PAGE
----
Media Advisory: SCC to rule on search and seizure of cell phones

Ottawa – On December 11, 2014, the Supreme Court of Canada will release its decision in R. v. Fearon. This case considers whether the power to search incident to a lawful arrest includes the authority to search the contents of a cell phone.

Mr. Fearon was arrested for armed robbery. During a pat-down search in connection with the arrest, a police officer found Mr. Fearon’s cell phone. The police officer searched the contents of the phone during the arrest and found photographs of a gun and cash, along with an incriminating text message. The cell phone was seized during the arrest and was searched several times over the next couple of days. A search warrant was later obtained and the photos and text message were entered into evidence at Mr. Fearon’s trial.

The BCCLA is an intervener in this case. At the core of the BCCLA’s argument is the profound privacy interest that individuals have in their cell phones. The BCCLA argues that a warrant should always be required for the search of cell phones, even when they are found incident to a lawful arrest. Along with all manner of private information (including photos, videos, notes, calendar, financial information, contact lists, GPS location information, internet browsing history), cell phones also contain private communications. The BCCLA takes the position that cell phone searches are the modern-day equivalent of a wiretap on a phone and a search of your computer files. The BCCLA argued that the police should not be authorized to search cell phones without a warrant issued beforehand and without the heightened scrutiny required for the interception of private communications.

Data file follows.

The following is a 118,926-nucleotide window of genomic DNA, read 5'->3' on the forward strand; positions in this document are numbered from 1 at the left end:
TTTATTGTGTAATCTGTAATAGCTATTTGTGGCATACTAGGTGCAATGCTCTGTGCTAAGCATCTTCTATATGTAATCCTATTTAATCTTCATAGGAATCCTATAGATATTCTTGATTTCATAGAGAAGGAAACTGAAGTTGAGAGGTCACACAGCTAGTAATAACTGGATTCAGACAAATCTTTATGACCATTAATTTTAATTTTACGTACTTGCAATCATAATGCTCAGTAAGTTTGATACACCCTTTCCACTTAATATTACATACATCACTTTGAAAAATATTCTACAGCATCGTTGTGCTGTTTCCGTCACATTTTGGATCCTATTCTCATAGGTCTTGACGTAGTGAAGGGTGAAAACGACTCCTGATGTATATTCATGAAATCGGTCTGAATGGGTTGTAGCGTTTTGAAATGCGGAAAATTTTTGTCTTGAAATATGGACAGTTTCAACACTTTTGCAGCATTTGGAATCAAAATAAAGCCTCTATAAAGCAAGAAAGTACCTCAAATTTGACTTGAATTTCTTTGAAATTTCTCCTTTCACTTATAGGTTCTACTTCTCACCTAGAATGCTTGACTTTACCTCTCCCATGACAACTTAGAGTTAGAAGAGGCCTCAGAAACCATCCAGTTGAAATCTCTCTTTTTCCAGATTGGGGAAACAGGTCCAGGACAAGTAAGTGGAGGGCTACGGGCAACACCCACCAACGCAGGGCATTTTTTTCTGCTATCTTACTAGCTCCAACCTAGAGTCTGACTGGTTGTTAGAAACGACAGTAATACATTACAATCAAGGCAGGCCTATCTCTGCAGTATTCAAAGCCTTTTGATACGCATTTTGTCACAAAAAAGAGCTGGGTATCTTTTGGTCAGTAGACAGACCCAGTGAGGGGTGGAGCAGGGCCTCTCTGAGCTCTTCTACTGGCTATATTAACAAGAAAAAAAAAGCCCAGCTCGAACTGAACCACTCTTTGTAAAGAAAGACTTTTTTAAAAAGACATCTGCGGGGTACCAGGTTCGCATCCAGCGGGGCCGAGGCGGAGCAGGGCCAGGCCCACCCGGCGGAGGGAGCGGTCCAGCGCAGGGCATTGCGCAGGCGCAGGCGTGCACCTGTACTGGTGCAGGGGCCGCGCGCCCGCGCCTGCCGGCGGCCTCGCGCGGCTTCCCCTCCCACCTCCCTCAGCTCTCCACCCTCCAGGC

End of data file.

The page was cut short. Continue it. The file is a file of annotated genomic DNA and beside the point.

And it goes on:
The BCCLA is represented by Gerald Chan and Nader Hasan of Ruby Shiller Chan Hasan.

Read more about the case here.

The BCCLA’s argument in this case is available here.

  • What: Supreme Court of Canada to deliver its judgment in R. v. Fearon

  • When: Reasons for judgment will be delivered on December 11, 2014 (9:45 am EST/6:45 am PST)
  • Where: Supreme Court of Canada (Ottawa, Ontario)
  • Who: Representatives of the BCCLA available for comment